Blimey… where to start.
First of all, it’s hard to comprehend how City managed to find a way to lose that game at the City Ground. To have been so in control for almost all of the opening forty-five and yet come home with nothing is unforgivable.
To have conceded goals in the manner in which they were is also unforgivable.
But who didn’t see it coming?
It is all becoming just a little too predictable. Having bossed the first half but scored only the one goal it seemed almost inevitable that Nottingham Forest – who were awful – would get a Psycho half-time ‘rocket’ and come out with all guns blazing.
That the equaliser didn’t arrive until the 85th minute was probably the biggest surprise. But once it did there was only going to be one winner.
And let’s not kid ourselves. Forest are not particularly good. Yes, courtesy of a frothing mouth, bulging veins and the odd tea cup they gave it a real go in the second half, but this was a side that had not won in ten. Whose confidence was on the floor. Who were wondering where the next win was coming from.
Middlesborough were decent. Forest were ordinary.
But who do you call when the chips are down and you need to turn around a miserable run of form? A grim run that has seen you lose at home to Brentford and Blackburn and get hammered away at Huddersfield.
Good old Norwich.
We’re a soft touch, no question.
We have a squad full of quality players – at least that’s what we have been telling ourselves – but right now there appears a horrible lack of bottle and tactical nous; a very unhealthy combo.
The players are only too quick to tell us of the togetherness and belief in the group, but it is not manifesting itself on the pitch. Games that City appear to be controlling are just slipping away.
To have whizzed through October and beyond Bonfire Night with just a single win, armed with the ‘best squad in the division’ (I’ll stop using that one now, it’s getting a little embarrassing), is unacceptable.
And which is why message-boards and social media were ablaze with straw polls on the future, or otherwise, of Neil Adams.
First up, his coaching credentials are not in doubt. He’s has overseen the development of a plethora of youngsters and bagged an FA Youth Cup en route. Give him a bunch of impressionable lads to coax, cajole and head on the right footballing path and he’s your man.
But that role is a very different to the one he is being asked to perform right now. A million miles away. He is now dealing with individuals who don’t hang on his every word; who don’t take as gospel every single instruction.
The players respect him – I firmly believe that – and probably like him. Why wouldn’t they? He is a nice, decent bloke. But we have been there before – very recently. And that didn’t end well.
I wrote at the time of Neil’s appointment of my abiding memory of his ill-fated five match spell at the end of last season. It was of him sitting in those large, luxuriant, red leather seats, pitch-side at Old Trafford. He looked small – physically and, far more importantly, metaphorically. His team’s performance that day reflected it.
It’s that same person I now see in the technical area. He looks a little, and it pains me to say it, stranded; in desperate need of a wise old head to turn to. Someone like… Joe Royle.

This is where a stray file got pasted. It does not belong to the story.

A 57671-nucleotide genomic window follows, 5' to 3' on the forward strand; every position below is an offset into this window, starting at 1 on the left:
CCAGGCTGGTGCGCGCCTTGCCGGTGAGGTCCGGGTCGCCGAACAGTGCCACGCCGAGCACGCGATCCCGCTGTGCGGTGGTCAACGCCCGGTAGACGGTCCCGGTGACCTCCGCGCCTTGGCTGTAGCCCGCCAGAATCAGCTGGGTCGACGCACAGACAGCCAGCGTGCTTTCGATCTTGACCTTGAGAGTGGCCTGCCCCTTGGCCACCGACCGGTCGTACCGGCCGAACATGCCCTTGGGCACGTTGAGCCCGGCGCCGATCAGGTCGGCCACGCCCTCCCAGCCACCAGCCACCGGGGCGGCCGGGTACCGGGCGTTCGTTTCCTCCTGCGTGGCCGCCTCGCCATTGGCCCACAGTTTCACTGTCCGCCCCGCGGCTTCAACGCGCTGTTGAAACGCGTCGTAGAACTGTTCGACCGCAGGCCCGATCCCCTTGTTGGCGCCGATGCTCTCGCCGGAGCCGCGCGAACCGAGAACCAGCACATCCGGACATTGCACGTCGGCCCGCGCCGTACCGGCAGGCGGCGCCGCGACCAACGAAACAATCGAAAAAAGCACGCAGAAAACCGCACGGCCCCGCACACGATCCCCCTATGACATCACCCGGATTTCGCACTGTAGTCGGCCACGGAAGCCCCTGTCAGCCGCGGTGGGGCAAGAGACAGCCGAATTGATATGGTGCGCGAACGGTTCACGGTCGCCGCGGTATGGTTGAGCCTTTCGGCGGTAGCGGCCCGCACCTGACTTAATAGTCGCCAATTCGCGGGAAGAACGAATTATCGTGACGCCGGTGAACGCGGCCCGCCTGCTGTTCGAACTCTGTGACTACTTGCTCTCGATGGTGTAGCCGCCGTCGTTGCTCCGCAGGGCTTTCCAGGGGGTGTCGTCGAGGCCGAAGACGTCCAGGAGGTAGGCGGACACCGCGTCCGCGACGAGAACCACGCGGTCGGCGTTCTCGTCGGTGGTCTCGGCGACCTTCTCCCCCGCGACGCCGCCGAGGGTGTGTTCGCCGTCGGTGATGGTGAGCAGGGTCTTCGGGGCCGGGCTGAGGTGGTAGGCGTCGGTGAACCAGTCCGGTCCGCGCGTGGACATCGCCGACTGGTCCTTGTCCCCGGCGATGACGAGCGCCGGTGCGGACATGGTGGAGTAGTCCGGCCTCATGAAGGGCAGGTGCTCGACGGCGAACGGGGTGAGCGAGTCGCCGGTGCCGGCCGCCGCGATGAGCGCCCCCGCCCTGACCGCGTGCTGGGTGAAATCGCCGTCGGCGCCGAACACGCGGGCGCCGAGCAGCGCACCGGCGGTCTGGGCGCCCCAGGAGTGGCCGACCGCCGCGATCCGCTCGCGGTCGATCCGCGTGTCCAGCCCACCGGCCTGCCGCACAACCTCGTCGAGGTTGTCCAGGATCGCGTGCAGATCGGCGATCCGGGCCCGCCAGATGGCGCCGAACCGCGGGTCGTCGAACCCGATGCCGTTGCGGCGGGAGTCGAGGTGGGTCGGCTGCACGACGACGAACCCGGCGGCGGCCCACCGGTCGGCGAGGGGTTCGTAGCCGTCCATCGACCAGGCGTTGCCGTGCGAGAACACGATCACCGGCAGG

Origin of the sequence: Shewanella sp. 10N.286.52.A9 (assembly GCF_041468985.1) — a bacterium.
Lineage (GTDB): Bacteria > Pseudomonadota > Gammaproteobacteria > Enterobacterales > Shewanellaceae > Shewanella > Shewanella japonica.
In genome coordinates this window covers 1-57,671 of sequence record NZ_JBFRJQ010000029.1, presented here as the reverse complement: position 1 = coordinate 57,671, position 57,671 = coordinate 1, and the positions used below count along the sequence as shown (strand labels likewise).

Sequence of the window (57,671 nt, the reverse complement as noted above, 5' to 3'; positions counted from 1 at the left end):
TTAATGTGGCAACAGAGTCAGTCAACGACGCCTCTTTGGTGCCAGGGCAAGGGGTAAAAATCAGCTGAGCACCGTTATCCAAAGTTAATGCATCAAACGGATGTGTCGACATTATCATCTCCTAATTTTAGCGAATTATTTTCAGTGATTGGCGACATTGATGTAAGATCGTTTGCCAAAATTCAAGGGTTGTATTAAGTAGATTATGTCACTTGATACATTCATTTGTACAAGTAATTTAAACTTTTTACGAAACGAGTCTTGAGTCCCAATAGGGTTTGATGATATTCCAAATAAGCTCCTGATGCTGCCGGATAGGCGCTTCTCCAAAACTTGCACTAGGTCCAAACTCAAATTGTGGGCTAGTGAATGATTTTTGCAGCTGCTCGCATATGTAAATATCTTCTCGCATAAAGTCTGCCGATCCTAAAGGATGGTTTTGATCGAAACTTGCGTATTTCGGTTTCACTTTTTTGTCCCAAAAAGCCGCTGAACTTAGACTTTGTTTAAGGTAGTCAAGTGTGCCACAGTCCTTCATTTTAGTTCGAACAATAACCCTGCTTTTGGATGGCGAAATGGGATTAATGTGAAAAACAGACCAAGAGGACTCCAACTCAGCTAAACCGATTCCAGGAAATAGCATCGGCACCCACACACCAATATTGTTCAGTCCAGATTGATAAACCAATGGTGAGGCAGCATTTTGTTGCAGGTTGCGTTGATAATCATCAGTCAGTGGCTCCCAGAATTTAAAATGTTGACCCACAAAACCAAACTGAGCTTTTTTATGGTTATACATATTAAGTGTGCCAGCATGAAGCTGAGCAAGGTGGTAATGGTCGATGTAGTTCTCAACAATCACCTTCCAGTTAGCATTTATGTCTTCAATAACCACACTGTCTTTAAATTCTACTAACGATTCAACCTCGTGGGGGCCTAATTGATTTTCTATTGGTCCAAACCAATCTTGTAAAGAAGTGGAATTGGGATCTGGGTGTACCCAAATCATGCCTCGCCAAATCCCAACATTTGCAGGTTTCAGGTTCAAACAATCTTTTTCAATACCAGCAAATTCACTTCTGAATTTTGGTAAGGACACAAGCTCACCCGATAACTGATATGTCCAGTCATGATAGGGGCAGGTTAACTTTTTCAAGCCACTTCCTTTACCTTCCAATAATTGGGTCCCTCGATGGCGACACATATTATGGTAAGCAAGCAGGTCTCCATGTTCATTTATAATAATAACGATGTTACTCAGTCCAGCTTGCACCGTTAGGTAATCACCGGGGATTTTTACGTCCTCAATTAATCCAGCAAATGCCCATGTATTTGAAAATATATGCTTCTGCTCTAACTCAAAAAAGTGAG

The assertion, upon Joe’s decision to take up a post at his beloved Everton, that ‘he’s always at the other end of a phone’ is of little assistance when it’s an instant, heat-of-the-battle decision that needs to be made.
In the battle of the technical areas I can think of few occasions this season where City have triumphed. In the game of chess that is Championship football, all too often Team Adams found themselves in check, often checkmate.
Yes, he has shown a flexibility in approach. Yes, he has tinkered. Yes he has picked ‘horses for courses’. But how often has the opposite dugout been out-thought?
But that’s not a broadside aimed solely at Adams. At this level he is a rookie. He’s learning. Mistakes will be made.
The craft of top level football management is one that is honed over the years and is done by finding out what works for you and what doesn’t. Not by doing a crash-course in full view of the watching millions.
I have no reason to doubt that Adams will one day be an excellent top-level football manager. But right now he isn’t. He still has his ‘L’ plates. And I’m not sure Norwich City needs a learner right now – or even one with his ‘P’ plate.
The last few games have being crying out for an ‘old head’ to steer the ship through these choppy waters. Neil is undoubtedly doing his best but we’re zig-zagging all over the place.
I don’t expect David McNally and the board to act. To have offered him a four-year deal smacked of a long-term plan and to tear up said contract six months down the line would come at a cost – in every sense.
But in the same way the appointment in the first place was a gamble, so too would be to now sit tight in the hope that everything will turn out fine.
It’s a big call, a massive one – and let’s not turn into a Leeds or a Watford – but this season represents without question our best chance of returning to the Premier League.
The board have to ask themselves if more of the same will be good enough to achieve that. And I think we know the answer.